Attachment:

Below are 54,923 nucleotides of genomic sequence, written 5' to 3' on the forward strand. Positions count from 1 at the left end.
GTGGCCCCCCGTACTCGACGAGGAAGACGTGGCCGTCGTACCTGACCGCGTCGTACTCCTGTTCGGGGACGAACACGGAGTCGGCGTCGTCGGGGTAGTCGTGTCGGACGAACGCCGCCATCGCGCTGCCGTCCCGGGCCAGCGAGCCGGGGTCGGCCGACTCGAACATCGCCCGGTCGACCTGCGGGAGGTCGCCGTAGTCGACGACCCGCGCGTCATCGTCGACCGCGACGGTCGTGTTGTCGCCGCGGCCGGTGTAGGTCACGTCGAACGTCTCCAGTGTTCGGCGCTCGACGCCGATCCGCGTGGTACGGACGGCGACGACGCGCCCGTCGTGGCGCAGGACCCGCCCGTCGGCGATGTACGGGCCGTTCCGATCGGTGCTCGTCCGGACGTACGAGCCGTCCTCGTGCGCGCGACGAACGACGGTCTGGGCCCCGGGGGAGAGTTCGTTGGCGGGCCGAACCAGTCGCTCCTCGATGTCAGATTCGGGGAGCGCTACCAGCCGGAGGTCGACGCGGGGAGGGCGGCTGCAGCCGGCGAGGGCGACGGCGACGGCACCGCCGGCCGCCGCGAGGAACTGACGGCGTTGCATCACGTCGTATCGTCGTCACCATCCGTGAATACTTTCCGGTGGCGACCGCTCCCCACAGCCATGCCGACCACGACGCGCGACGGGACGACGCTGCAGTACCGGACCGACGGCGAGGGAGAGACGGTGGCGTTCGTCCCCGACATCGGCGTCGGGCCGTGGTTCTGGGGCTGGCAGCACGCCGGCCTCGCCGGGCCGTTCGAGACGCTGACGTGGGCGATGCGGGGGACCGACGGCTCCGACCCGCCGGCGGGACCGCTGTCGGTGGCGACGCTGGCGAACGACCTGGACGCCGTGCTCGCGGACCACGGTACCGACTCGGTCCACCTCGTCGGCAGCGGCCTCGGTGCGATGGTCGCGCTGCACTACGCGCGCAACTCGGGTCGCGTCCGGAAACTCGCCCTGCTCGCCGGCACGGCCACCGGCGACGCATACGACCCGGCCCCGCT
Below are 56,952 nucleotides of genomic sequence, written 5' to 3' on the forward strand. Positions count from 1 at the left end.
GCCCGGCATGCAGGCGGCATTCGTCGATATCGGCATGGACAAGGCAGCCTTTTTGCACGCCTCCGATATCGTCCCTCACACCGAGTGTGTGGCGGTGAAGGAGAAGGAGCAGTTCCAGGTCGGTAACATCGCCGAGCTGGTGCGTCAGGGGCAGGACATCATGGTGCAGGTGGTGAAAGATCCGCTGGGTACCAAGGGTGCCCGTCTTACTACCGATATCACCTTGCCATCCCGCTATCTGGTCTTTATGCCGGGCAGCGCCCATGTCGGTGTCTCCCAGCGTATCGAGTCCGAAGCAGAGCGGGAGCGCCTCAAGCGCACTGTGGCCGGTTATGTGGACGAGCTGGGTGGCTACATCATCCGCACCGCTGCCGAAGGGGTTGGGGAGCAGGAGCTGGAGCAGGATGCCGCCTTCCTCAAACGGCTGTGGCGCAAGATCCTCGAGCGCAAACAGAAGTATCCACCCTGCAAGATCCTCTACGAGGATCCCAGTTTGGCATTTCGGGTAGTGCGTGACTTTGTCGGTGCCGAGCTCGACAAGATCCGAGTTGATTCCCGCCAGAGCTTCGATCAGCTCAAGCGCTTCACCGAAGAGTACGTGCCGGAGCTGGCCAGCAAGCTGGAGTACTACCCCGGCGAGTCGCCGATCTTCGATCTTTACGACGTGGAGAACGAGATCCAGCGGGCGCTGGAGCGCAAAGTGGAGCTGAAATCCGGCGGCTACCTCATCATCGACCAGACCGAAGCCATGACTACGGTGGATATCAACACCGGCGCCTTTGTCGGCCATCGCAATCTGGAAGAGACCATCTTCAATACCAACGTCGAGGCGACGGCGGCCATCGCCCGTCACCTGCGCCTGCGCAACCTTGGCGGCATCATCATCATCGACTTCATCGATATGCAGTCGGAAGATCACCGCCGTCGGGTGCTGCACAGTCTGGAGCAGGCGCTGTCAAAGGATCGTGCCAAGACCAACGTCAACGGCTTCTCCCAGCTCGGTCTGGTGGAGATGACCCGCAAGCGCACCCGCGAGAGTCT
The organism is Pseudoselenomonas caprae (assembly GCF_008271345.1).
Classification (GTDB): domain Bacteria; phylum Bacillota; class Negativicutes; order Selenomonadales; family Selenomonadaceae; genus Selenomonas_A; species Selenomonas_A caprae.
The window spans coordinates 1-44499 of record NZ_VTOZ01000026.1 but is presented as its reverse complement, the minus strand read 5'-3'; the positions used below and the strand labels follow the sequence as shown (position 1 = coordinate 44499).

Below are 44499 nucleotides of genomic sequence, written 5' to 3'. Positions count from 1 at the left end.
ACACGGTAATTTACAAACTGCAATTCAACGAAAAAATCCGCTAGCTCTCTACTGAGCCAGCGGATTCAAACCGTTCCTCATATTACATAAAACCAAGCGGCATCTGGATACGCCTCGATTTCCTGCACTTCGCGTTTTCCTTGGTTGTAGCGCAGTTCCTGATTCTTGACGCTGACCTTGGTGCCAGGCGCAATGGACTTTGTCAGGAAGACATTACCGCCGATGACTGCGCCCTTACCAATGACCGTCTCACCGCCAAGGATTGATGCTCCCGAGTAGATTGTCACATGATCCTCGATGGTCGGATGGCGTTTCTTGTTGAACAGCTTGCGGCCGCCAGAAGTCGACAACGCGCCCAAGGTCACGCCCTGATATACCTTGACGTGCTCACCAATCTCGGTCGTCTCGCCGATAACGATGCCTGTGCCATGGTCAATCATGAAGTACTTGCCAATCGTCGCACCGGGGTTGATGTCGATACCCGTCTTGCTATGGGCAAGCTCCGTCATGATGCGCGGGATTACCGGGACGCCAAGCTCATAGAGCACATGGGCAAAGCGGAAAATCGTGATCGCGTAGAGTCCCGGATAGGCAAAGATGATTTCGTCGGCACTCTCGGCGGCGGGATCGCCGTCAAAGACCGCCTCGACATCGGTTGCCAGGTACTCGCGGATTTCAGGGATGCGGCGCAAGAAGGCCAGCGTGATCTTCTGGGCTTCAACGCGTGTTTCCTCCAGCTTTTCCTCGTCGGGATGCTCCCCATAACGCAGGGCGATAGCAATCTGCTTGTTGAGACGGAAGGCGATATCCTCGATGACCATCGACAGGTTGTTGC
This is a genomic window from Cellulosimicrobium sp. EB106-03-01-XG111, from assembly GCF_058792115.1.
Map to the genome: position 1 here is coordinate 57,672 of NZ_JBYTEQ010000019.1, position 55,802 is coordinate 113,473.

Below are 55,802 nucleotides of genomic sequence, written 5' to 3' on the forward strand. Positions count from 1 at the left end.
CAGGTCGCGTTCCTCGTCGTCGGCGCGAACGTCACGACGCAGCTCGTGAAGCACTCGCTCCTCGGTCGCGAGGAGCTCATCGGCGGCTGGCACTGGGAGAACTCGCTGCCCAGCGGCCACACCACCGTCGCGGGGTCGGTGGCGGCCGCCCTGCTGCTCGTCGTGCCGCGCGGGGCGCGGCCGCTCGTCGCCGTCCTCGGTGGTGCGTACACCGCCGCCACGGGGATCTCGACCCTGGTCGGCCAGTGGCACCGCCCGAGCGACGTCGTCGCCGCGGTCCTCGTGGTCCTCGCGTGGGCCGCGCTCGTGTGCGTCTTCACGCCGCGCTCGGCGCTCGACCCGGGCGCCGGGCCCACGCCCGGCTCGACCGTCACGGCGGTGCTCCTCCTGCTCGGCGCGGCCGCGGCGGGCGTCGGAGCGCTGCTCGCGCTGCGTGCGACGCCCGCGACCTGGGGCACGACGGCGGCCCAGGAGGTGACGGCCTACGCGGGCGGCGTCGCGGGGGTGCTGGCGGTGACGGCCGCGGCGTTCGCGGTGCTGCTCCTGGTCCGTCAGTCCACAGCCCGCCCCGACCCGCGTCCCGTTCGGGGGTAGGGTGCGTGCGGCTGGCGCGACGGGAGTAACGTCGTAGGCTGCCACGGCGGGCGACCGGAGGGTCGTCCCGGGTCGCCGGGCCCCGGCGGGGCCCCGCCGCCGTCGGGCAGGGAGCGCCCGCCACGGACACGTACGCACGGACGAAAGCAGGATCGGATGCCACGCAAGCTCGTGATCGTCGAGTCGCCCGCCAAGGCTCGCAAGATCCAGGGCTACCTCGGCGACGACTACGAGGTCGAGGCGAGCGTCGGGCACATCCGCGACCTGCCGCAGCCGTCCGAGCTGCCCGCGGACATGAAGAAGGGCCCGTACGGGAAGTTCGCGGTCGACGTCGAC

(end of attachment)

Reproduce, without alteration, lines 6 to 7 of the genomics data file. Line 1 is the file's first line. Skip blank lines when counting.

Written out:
Classification (GTDB): domain Bacteria; phylum Bacillota; class Negativicutes; order Selenomonadales; family Selenomonadaceae; genus Selenomonas_A; species Selenomonas_A caprae.
The window spans coordinates 1-44499 of record NZ_VTOZ01000026.1 but is presented as its reverse complement, the minus strand read 5'-3'; the positions used below and the strand labels follow the sequence as shown (position 1 = coordinate 44499).